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Old 1st March 2013, 23:56   #31
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Default Re: "Work-From-Home" days coming to an end?

^^am sure there are enough slackers in the west as well.

This post could be much better appreciated if instead of using "we", you had used 'I' or 'most people'; 'we' immediately taints us readers as slackers even though that is probably not your intention.
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Old 2nd March 2013, 06:17   #32
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Originally Posted by hrman View Post
f a lot of female IT workers who are in the family way.
Doctor advises bed rest for 8 months. Employee opts for work from home. Is not accessible for most part of the day.(genuine reasons like doctor visit, resting, managing the house etc.)
After delivery, take three months of paid maternity leave. Add one month to exhaust your PL balance, add two months of leave without pay ("I will surely come to work after two months" is the common dialogue) and then submit your resignation.
So what do we have? An employee who has not been 100% productive for 14 months, your project schedule and delivery goes off track, you cannot appoint an additional headcount in this period. from a business perspective, I still believe in the old school of thought of "Meeting people and coming down to work makes you more productive".
I totally agree.
WFH like politics in some sense is a refuge for 'scoundrels' or in this case, 'base level slackers'.
I don't believe in it at all.
Its a load of effluvium...

Whatever personal work one has, one needs to have the decency to do in ones own time, unless of course one has taken permission or mentioned the fact to ones colleagues or reporting manager. Indian scenario is rife with misuse of privileges and the abuse of trust.

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Old 2nd March 2013, 07:29   #33
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Default Re: "Work-From-Home" days coming to an end?

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Originally Posted by hrman View Post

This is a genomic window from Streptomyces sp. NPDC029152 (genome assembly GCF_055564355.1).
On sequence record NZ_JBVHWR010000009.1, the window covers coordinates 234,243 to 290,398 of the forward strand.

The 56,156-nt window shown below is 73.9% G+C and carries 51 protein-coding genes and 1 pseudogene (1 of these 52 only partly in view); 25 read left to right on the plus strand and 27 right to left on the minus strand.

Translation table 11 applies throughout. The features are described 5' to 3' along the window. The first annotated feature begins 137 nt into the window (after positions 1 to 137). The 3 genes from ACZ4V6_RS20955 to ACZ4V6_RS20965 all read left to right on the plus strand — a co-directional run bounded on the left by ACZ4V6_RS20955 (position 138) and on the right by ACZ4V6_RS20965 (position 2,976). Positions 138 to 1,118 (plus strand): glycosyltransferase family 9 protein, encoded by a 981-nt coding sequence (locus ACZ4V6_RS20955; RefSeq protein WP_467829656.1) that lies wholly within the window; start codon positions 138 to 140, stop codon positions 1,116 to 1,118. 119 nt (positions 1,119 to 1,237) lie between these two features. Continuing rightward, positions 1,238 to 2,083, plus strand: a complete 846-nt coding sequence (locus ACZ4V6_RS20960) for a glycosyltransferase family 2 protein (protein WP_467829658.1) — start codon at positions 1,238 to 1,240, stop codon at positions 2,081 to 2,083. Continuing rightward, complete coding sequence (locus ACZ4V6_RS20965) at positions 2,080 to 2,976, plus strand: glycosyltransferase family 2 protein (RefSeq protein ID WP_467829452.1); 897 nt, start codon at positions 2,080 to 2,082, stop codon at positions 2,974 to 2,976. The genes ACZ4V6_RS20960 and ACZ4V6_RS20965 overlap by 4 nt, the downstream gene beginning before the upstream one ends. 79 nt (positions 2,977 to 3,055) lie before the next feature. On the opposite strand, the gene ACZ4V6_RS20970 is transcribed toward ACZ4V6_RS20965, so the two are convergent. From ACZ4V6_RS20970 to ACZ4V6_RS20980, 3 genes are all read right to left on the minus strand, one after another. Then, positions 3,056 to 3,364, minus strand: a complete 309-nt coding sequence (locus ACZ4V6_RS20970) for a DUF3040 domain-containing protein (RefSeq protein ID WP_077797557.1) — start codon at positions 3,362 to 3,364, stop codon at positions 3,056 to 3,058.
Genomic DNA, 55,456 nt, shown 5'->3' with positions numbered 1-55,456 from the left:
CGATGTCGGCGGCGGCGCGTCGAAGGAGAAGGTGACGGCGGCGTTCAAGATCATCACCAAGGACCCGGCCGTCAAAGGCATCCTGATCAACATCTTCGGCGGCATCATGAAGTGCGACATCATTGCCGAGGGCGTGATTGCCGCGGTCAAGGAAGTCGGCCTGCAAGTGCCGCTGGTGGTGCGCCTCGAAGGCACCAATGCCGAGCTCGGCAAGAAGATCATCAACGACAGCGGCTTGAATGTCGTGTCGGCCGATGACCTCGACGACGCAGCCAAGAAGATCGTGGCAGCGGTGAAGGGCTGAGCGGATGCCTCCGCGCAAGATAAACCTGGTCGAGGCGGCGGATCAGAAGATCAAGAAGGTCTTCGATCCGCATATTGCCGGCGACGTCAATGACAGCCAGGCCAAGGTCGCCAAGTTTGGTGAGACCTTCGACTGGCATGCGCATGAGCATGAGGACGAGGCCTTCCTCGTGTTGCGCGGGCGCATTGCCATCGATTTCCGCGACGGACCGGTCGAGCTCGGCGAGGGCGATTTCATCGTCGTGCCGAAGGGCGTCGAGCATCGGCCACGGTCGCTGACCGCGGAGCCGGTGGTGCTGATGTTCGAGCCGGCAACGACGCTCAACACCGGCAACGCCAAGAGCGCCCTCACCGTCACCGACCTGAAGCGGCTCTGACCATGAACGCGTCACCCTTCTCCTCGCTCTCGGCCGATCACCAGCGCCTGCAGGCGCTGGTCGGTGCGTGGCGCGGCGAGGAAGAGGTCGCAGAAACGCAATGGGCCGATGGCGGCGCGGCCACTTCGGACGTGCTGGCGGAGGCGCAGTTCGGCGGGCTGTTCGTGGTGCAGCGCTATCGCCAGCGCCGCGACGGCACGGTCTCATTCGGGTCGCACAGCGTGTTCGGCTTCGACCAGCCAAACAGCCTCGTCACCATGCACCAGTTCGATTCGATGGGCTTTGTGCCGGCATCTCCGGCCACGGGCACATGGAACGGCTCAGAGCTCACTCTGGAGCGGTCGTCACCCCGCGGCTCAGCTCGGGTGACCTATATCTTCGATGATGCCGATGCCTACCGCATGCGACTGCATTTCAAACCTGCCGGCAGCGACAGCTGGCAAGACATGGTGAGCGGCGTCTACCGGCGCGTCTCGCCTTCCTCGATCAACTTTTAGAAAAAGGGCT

...
There goes the popular refuge of a lot of female IT workers who are in the family way.

...So what do we have? An employee who has not been 100% productive for 14 months, your project schedule and delivery goes off track, you cannot appoint an additional headcount in this period. Boy, the sad tale of many PMs today.
...
PS: I am from HR, so my views may be paradoxical. But from a business perspective, I still believe in the old school of thought of "Meeting people and coming down to work makes you more productive".
hrman, this is a system-issue and not WFH issue. I know there would be some complications with HR-policies, but what stops the organizations to have a policy that protects them from such exploitation of the WFH and sick-leave-policy? If a person opts for leaves, isn't there a implied intent that he/she wants to continue with the organization? If there is a resignation after a long period of leave, the compensation paid (for the long-leave period) should be recovered at least partially at the time of settlement. Might be borderline illegal, but what options do we have when dealing with the borderline (& sometimes outright) unethical?

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Originally Posted by shankar.balan View Post
I totally agree.
WFH like politics in some sense is a refuge for 'scoundrels' or in this case, 'base level slackers'.
I don't believe in it at all.
Its a load of effluvium...

Whatever personal work one has, one needs to have the decency to do in ones own time, unless of course one has taken permission or mentioned the fact to ones colleagues or reporting manager. Indian scenario is rife with misuse of privileges and the abuse of trust.
Shankar, you no longer surprise me with your extreme views.
Beg to differ. People using the WFH to evade work is not a problem with WFH, but with the organization and its managers who can not define specifically what results are expected, in what time-frame and how would the results be measured.

If the manager does not hold the employee accountable for delivering adequate quantity of work with proper quality, then how is it the WFH policy's fault?

Disclaimer: I do not use WFH option more than once or twice in a couple of months. If there is a personal commitment for an hour or so in the middle of the day, I prefer opting for leave and removing all doubts about whether I am working or not on that day.

Last edited by SDP : 2nd March 2013 at 07:38.
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Old 2nd March 2013, 07:33   #34
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Originally Posted by SDP View Post
hrman, this is a system-issue and not WFH issue. I know there would be some complications with HR-policies, but what stops the organizations to have a policy that protects them from such exploitation of the WFH and sick-leave-policy? If a person opts for leaves, isn't there a implied intent that he/she wants to continue with the organization? If there is a resignation after a long period of leave, the compensation paid should be recovered at least partially at the time of settlement. Might be borderline illegal, but what options do we have when dealing with the borderline (& sometimes outright) unethical?

Shankar, you no longer surprise me with your extreme views.
Beg to differ. People using the WFH to evade work is not a problem with WFH, but with the organization and its managers who can not define specifically what results are expected, in what time-frame and how would the results be measured.